When Roosevelt returned to New York in 1886, it was in the role of urban reformer at a time when corrupt party bosses won elections in part to give their followers jobs and collect political assessments from officeholders. T.R. believed that party hacks should not get government jobs; instead he wanted hiring to be based on civil service exams to raise the level of literacy and competence of government workers. Because of T.R.’s role in the emerging Civil Service reform movement President Benjamin Harrison appointed him a federal Civil Service Commissioner in 1889. In this role, he and other reformers expanded the number of jobs filled by exam rather than by party loyalty.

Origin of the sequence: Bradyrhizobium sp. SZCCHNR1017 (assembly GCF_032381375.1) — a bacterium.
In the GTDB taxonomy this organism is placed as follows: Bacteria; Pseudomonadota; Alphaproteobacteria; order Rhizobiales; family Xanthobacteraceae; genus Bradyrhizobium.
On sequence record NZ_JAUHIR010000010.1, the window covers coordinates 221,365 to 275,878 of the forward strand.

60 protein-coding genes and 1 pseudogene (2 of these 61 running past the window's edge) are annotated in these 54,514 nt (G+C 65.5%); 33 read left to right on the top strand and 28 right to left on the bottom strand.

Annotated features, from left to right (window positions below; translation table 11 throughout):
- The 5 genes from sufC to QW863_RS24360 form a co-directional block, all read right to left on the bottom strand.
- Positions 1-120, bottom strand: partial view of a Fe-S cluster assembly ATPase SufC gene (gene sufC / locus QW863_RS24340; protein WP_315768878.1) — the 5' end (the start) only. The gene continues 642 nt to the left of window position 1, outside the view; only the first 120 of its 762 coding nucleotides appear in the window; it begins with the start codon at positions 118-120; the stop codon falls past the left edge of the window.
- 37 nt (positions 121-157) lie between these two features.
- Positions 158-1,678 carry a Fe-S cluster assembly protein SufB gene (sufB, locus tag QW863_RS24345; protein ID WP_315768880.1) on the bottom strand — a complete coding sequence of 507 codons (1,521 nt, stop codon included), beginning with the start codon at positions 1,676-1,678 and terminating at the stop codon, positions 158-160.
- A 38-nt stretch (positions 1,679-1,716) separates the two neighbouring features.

Shocked by reports that party bosses and the police were in cahoots with saloons and prostitution rings, New York City reformers formed new alliances in the early 1890s. Though women could not yet vote in New York, they joined reform groups such as the Woman’s Municipal League of New York and various good government groups to elect William Lafayette Strong, a reform mayor, in 1894. Mayor Strong brought T.R. back to New York as a police commissioner, where he worked to clean up the police department. T.R. soon pushed the Police Chief out of the department after discovering that he had accepted bribes at the same time he charged brothels and saloons protection money. T.R. also expanded and professionalised the police by giving his cops telephones, bicycles, fingerprinting, and photographic rogues’ galleries. In addition to his belief in law and order, T.R. wrote articles advocating laws to regulate housing to make it safer and more affordable, and called for rapid transit and parks for city-dwellers.